I do not have a specific proposal, but I would like to see a system where parties have their own conventions where they pay for their own selection process. Assuming this is politically undoable in the short term, we need to go to a fee based entry into the ballot. I don't have specifics, but, for example, 5000 dollars to get on the ballot, which is much cheaper than most parties and independent candidates have to pay for the process of balloting. That would make it even across the board, and I would also support a fee or signature option, 5000 dollars and 5000 signatures as long as its equal for all candidates.

Michael White (Constitution Party): I think we need to start with the Board of Elections and the statutes. The standards for the established parties and the standards for anyone else new on the scene are entirely different. 25000 signatures in 90 days for the rest of us, 5000 signatures in 90 days for Democrats and Republicans. New people coming into the political system are going to have a very hard time getting 25000 signatures. For new people coming into politics that is going to be very hard to accomplish, but that is what we need, new people coming into politics.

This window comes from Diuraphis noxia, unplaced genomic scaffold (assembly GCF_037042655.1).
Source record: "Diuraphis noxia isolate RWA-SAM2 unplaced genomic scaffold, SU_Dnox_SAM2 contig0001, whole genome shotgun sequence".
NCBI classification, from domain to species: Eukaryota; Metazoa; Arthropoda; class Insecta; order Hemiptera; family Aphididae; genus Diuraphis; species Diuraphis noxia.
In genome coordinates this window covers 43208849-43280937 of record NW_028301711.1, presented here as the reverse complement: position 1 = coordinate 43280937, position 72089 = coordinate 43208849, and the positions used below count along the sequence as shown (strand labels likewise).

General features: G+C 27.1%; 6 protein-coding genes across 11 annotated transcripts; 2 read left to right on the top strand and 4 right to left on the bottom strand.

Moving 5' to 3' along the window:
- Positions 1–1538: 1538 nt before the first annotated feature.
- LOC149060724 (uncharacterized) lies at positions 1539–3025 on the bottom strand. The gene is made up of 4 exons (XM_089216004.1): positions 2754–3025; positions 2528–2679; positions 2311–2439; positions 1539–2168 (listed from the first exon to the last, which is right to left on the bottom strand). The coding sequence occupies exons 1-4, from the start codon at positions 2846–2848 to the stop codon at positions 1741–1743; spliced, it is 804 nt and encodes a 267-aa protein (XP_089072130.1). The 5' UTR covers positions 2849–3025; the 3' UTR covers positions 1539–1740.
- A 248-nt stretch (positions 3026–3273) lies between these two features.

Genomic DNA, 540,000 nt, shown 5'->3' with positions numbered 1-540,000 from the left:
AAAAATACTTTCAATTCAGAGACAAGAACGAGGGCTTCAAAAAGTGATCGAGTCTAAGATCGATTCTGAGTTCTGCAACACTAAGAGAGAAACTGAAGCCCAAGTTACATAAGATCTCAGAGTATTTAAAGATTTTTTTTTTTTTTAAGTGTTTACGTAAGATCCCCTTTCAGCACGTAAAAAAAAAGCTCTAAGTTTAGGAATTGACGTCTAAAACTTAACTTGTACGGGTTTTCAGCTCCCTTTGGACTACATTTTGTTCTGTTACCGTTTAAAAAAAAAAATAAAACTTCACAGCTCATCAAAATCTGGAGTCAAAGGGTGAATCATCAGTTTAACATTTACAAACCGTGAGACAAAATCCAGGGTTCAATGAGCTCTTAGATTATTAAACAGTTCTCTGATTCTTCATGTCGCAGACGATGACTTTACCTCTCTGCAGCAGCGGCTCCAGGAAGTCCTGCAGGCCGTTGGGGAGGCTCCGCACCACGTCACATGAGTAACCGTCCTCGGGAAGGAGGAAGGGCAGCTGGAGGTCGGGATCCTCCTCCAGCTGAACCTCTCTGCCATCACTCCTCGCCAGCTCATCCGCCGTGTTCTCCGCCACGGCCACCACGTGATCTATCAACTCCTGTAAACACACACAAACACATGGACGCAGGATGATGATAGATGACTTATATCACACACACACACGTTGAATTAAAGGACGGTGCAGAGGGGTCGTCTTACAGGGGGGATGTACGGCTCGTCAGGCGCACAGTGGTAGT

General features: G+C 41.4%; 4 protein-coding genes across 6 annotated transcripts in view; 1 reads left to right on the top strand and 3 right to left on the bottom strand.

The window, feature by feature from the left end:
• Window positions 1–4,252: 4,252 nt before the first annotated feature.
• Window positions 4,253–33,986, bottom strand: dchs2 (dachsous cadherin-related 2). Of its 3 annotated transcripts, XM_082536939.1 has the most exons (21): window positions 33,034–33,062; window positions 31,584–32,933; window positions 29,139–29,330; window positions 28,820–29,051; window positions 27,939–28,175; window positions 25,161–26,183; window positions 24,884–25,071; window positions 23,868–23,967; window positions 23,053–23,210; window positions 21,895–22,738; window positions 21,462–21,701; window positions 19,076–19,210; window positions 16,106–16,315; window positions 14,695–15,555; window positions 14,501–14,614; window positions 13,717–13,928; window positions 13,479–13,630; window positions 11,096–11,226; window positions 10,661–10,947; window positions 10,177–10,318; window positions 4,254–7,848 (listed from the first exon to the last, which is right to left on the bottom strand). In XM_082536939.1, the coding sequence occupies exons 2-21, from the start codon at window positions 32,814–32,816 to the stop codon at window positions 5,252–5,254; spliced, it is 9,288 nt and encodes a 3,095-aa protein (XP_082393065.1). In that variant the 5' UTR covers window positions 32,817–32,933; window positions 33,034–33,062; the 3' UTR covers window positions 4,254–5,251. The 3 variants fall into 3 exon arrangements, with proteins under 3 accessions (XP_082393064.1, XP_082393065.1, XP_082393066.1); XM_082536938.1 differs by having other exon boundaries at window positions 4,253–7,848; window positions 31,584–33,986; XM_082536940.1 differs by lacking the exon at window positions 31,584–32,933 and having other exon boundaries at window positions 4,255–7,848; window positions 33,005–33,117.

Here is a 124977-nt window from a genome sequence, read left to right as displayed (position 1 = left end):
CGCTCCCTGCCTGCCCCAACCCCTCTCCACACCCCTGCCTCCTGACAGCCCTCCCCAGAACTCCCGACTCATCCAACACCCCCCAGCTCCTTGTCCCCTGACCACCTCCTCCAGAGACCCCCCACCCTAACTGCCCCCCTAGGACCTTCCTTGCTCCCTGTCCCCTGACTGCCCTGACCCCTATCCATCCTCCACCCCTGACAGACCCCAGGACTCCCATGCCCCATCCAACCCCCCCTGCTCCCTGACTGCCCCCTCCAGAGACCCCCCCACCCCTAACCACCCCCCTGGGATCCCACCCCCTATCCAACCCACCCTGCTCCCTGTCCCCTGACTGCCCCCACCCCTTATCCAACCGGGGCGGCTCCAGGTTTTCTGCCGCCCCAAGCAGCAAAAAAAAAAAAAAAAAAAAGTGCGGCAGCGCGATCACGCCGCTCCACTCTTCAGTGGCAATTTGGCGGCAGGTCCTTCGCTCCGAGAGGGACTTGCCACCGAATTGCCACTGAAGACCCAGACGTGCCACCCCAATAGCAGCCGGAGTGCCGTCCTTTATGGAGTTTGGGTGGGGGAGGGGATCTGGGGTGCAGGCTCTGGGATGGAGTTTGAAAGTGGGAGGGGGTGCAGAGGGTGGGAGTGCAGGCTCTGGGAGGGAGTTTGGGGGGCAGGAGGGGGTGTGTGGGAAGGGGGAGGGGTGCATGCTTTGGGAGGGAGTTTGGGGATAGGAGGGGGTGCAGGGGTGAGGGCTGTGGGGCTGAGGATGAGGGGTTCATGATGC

If you look at the primary, and as a voter I am upset, look at the primary, look at all the people who are eligible to vote, [but] the people who picked [Democrat] Quinn and [Republican] Brady only comes to about an 8% vote in [these] primaries, choosing who we're going to vote for. 8% of the people are telling us who to vote for! Like Lex said, they [the parties] might as well pick the people and save the state some money. If we do go on a fee based system, another bonus, the state is in financial problems, we have money coming into the state there. But if we don't change the Board of Elections to actually do the job and stop asking parties and people to go check through these petitions to determine what's good, it's a very ridiculous system. If I would have turned in 1 signature and no one questioned my petition, I wouldn't be having any problems at all, I would be on the ballot. Because even though the statute says you have to do these things, the only person checking it are those in the parties or individual citizens who determine to buy that petition and question it. We have to have the Board of Elections actually do work, count signatures, if that's what they want to do and do the work, and not put it back to the people of IL and the parties to go verify this information.